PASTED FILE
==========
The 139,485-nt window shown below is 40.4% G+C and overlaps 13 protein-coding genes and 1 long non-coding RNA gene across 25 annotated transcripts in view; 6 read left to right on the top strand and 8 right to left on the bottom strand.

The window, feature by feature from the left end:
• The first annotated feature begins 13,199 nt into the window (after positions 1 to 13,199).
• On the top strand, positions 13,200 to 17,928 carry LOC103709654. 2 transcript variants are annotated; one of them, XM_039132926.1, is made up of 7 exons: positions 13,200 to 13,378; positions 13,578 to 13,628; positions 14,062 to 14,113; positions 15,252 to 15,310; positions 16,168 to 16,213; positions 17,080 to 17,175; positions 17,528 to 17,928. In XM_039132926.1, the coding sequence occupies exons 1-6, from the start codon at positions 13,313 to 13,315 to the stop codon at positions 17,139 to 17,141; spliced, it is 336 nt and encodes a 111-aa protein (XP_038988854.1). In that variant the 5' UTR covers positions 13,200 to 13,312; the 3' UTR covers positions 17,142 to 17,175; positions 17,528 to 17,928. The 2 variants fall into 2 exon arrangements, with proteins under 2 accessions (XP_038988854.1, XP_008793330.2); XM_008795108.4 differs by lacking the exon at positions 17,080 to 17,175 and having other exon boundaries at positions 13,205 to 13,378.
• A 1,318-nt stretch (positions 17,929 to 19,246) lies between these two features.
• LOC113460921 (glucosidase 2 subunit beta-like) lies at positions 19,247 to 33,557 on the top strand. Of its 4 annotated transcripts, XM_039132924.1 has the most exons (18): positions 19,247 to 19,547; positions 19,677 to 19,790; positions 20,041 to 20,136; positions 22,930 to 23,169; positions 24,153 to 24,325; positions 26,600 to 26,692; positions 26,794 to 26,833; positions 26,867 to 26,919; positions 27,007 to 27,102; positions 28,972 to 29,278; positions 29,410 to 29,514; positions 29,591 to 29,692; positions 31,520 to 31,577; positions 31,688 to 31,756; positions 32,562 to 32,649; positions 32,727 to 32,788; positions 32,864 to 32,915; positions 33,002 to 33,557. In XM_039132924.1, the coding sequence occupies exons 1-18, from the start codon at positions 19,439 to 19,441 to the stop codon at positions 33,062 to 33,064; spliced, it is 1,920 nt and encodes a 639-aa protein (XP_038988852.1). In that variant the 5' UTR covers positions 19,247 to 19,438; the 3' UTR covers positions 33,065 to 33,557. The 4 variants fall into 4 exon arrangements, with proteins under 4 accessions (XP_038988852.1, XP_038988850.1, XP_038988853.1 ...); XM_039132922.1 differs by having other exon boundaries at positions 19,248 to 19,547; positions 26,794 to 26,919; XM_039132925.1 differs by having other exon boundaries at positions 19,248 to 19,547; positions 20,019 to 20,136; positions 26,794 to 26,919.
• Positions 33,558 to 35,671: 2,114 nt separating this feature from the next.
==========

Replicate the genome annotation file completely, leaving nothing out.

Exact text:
The 139,485-nt window shown below is 40.4% G+C and overlaps 13 protein-coding genes and 1 long non-coding RNA gene across 25 annotated transcripts in view; 6 read left to right on the top strand and 8 right to left on the bottom strand.

The window, feature by feature from the left end:
• The first annotated feature begins 13,199 nt into the window (after positions 1 to 13,199).
• On the top strand, positions 13,200 to 17,928 carry LOC103709654. 2 transcript variants are annotated; one of them, XM_039132926.1, is made up of 7 exons: positions 13,200 to 13,378; positions 13,578 to 13,628; positions 14,062 to 14,113; positions 15,252 to 15,310; positions 16,168 to 16,213; positions 17,080 to 17,175; positions 17,528 to 17,928. In XM_039132926.1, the coding sequence occupies exons 1-6, from the start codon at positions 13,313 to 13,315 to the stop codon at positions 17,139 to 17,141; spliced, it is 336 nt and encodes a 111-aa protein (XP_038988854.1). In that variant the 5' UTR covers positions 13,200 to 13,312; the 3' UTR covers positions 17,142 to 17,175; positions 17,528 to 17,928. The 2 variants fall into 2 exon arrangements, with proteins under 2 accessions (XP_038988854.1, XP_008793330.2); XM_008795108.4 differs by lacking the exon at positions 17,080 to 17,175 and having other exon boundaries at positions 13,205 to 13,378.
• A 1,318-nt stretch (positions 17,929 to 19,246) lies between these two features.
• LOC113460921 (glucosidase 2 subunit beta-like) lies at positions 19,247 to 33,557 on the top strand. Of its 4 annotated transcripts, XM_039132924.1 has the most exons (18): positions 19,247 to 19,547; positions 19,677 to 19,790; positions 20,041 to 20,136; positions 22,930 to 23,169; positions 24,153 to 24,325; positions 26,600 to 26,692; positions 26,794 to 26,833; positions 26,867 to 26,919; positions 27,007 to 27,102; positions 28,972 to 29,278; positions 29,410 to 29,514; positions 29,591 to 29,692; positions 31,520 to 31,577; positions 31,688 to 31,756; positions 32,562 to 32,649; positions 32,727 to 32,788; positions 32,864 to 32,915; positions 33,002 to 33,557. In XM_039132924.1, the coding sequence occupies exons 1-18, from the start codon at positions 19,439 to 19,441 to the stop codon at positions 33,062 to 33,064; spliced, it is 1,920 nt and encodes a 639-aa protein (XP_038988852.1). In that variant the 5' UTR covers positions 19,247 to 19,438; the 3' UTR covers positions 33,065 to 33,557. The 4 variants fall into 4 exon arrangements, with proteins under 4 accessions (XP_038988852.1, XP_038988850.1, XP_038988853.1 ...); XM_039132922.1 differs by having other exon boundaries at positions 19,248 to 19,547; positions 26,794 to 26,919; XM_039132925.1 differs by having other exon boundaries at positions 19,248 to 19,547; positions 20,019 to 20,136; positions 26,794 to 26,919.
• Positions 33,558 to 35,671: 2,114 nt separating this feature from the next.